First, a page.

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Friday, June 25

The Weekly Shtikle - Balak

Today, 15 Tammuz, is the 18th yahrtzeit of my wife's grandmother, Mrs. Shirley Yeres, Chaya Sheindel bas Alexander HaLevi.


Yesterday was the 34th yahrzeit of R' Yaakov Yitzchack Ruderman, zt"l, the first Rosh HaYeshivah of Yeshivas Ner Yisroel. 


Sunday, 17 Tammuz, is the 22nd yahrzeit of R' Shmuel Yaakov Weinberg, zt"l, Rosh HaYeshiva of Ner Yisroel.


The shtikle is dedicated le'iluy nishmasam.


The Weekly Shtikle is dedicated le'iluy nishmas my Oma, Chaya Sara bas Zecharia Chaim, a"h.


This week's shtikle is dedicated for a refuah sheleimah for my father.

Please include Reuven Pinchas ben Yehudis in your tefillos.


There is some interesting discussion among the commentaries as to what exactly Bil'am's powers were. There are many (Rabbeinu Bachya, Ohr HaChayim, for example) who contain that he didn't really possess any actual power to affect anything with his blessings or curses. Rather, he was able to use astrology to determine what was destined to happen anyway and put that in the form of a blessing or curse to give the appearance that events occur on his command. According to the gemara (Berachos 7a) he did possess the ability to discern the exact moment in the day at which HaShem expresses his anger and was able to capitalize on that to produce an actual curse. However, that moment never came when he intended to curse B'nei Yisrael.

According, to either approach, however, the chain of events is difficult to understand. As we know (Devarim 23:6), HaShem turned the curse into a blessing. Why was this necessary? If Bil'am was so inept – to use the Ohr HaChayim's words, his blessing was as effective as that of a donkey – why couldn't he simply be left to do and say whatever he pleased without the Divine intervention to flip his attempted curse?

This question is asked by Rabbeinu Bachya, among others, and their answer was discussed in a shiur I attended last night. However, I wish to use an idea discussed in a shiur I attended the previous night to answer this quandary. Meshech Chachmah addresses a common question: what was the purpose of bringing about the miracle of the talking donkey in front of only Bil'am and a handful of Balak's men? He explains that the main objective of this entire episode was to prevent any neighbouring nations from even attempting to wage war on B'nei Yisrael. Although swift victory by the Divine hand was an absolute certainty, the realities of war present all sorts of challenges as we observed from some of the wars which resulted in casualties. With a clever inference from the words of Rachav, as we read in the haftarah two weeks ago (Yehoshua 2:10-11), Meshech Chchmah understands that the episode of Bil'am played a significant role in deterring attacks against B'nei Yisrael. If Bil'am's words were the only source of discouragement, there would have been room to believe that he had been bribed by B'nei Yisrael. Balak's men needed to witness the talking donkey to know that HaShem was truly behind us.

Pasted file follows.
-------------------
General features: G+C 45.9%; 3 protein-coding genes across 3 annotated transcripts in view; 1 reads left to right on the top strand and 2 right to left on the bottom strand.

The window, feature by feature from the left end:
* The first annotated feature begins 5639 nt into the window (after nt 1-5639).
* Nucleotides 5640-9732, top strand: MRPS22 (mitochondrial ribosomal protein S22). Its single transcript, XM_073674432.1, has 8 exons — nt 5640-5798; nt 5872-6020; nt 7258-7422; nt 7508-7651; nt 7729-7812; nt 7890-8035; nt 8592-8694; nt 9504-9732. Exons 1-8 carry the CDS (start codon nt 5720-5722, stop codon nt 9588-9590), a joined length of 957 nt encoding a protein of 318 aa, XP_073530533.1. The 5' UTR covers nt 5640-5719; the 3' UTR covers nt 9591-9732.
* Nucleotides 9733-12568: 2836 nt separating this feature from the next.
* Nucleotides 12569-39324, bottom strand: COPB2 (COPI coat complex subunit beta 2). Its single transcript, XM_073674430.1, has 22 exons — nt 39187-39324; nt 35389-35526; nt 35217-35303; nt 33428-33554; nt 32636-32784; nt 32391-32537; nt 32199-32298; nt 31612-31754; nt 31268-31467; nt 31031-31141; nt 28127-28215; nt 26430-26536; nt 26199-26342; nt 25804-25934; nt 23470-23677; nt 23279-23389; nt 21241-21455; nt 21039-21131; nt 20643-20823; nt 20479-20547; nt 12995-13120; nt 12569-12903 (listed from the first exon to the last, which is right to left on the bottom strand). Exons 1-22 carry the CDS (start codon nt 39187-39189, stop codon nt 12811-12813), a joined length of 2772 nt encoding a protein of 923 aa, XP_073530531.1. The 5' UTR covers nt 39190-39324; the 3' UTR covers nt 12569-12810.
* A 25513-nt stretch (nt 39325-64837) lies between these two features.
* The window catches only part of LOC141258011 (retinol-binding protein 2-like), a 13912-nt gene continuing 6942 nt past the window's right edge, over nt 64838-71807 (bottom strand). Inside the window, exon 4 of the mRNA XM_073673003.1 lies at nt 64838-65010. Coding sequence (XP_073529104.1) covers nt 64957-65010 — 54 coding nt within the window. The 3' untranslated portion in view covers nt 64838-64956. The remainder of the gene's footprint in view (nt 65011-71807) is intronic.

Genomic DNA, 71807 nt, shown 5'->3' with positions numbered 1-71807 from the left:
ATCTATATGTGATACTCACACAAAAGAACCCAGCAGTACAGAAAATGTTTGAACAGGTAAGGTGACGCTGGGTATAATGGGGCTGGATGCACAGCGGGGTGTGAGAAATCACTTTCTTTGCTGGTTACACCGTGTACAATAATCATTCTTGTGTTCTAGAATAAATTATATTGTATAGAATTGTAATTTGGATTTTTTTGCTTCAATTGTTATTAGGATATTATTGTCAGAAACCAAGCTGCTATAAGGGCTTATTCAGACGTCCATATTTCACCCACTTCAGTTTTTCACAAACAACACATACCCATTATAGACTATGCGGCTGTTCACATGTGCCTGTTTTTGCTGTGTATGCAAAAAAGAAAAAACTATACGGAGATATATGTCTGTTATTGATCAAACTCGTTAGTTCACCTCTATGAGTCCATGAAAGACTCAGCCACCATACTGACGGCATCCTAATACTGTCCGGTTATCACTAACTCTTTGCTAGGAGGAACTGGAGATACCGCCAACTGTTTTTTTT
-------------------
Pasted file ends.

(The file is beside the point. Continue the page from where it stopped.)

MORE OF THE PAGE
With this idea, we can understand why it was not sufficient to allow Bil'am to utter idle, useless curses. It is clear from the beginning of the parsha (22:4) that Balak's master plan was to attack B'nei Yisrael militarily. If Bil'am had uttered curses, he would have been inspired to follow through. He would certainly have been handily defeated but the point was to avoid the war altogether.

Have a good Shabbos.

Eliezer Bulka

Shtikle Blog Weekly Roundup:

Dikdukian: I say Yericho, You Say Yereicho

Dikdukian: The Dead of the Plague

Al Pi Cheshbon: Counting the Judges

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